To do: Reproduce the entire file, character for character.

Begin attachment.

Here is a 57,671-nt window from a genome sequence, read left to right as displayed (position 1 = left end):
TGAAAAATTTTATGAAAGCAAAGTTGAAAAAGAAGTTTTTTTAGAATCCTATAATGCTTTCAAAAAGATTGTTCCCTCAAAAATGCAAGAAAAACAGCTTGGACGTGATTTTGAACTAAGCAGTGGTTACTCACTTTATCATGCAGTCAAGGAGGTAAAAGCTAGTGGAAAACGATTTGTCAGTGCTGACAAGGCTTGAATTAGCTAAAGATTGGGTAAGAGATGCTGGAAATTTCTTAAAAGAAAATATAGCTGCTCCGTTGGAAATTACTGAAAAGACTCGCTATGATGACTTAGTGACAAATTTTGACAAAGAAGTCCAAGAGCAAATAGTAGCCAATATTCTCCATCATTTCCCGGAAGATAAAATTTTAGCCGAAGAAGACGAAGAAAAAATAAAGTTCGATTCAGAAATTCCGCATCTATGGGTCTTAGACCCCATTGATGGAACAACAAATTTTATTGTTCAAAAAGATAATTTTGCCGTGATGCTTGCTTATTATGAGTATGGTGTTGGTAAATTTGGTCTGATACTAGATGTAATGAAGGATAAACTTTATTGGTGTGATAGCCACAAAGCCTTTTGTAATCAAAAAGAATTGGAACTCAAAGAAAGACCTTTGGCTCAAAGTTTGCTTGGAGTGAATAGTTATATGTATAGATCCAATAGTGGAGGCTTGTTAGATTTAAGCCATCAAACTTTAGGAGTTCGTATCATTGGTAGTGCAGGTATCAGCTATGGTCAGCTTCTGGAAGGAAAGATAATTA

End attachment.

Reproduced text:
Here is a 57,671-nt window from a genome sequence, read left to right as displayed (position 1 = left end):
TGAAAAATTTTATGAAAGCAAAGTTGAAAAAGAAGTTTTTTTAGAATCCTATAATGCTTTCAAAAAGATTGTTCCCTCAAAAATGCAAGAAAAACAGCTTGGACGTGATTTTGAACTAAGCAGTGGTTACTCACTTTATCATGCAGTCAAGGAGGTAAAAGCTAGTGGAAAACGATTTGTCAGTGCTGACAAGGCTTGAATTAGCTAAAGATTGGGTAAGAGATGCTGGAAATTTCTTAAAAGAAAATATAGCTGCTCCGTTGGAAATTACTGAAAAGACTCGCTATGATGACTTAGTGACAAATTTTGACAAAGAAGTCCAAGAGCAAATAGTAGCCAATATTCTCCATCATTTCCCGGAAGATAAAATTTTAGCCGAAGAAGACGAAGAAAAAATAAAGTTCGATTCAGAAATTCCGCATCTATGGGTCTTAGACCCCATTGATGGAACAACAAATTTTATTGTTCAAAAAGATAATTTTGCCGTGATGCTTGCTTATTATGAGTATGGTGTTGGTAAATTTGGTCTGATACTAGATGTAATGAAGGATAAACTTTATTGGTGTGATAGCCACAAAGCCTTTTGTAATCAAAAAGAATTGGAACTCAAAGAAAGACCTTTGGCTCAAAGTTTGCTTGGAGTGAATAGTTATATGTATAGATCCAATAGTGGAGGCTTGTTAGATTTAAGCCATCAAACTTTAGGAGTTCGTATCATTGGTAGTGCAGGTATCAGCTATGGTCAGCTTCTGGAAGGAAAGATAATTA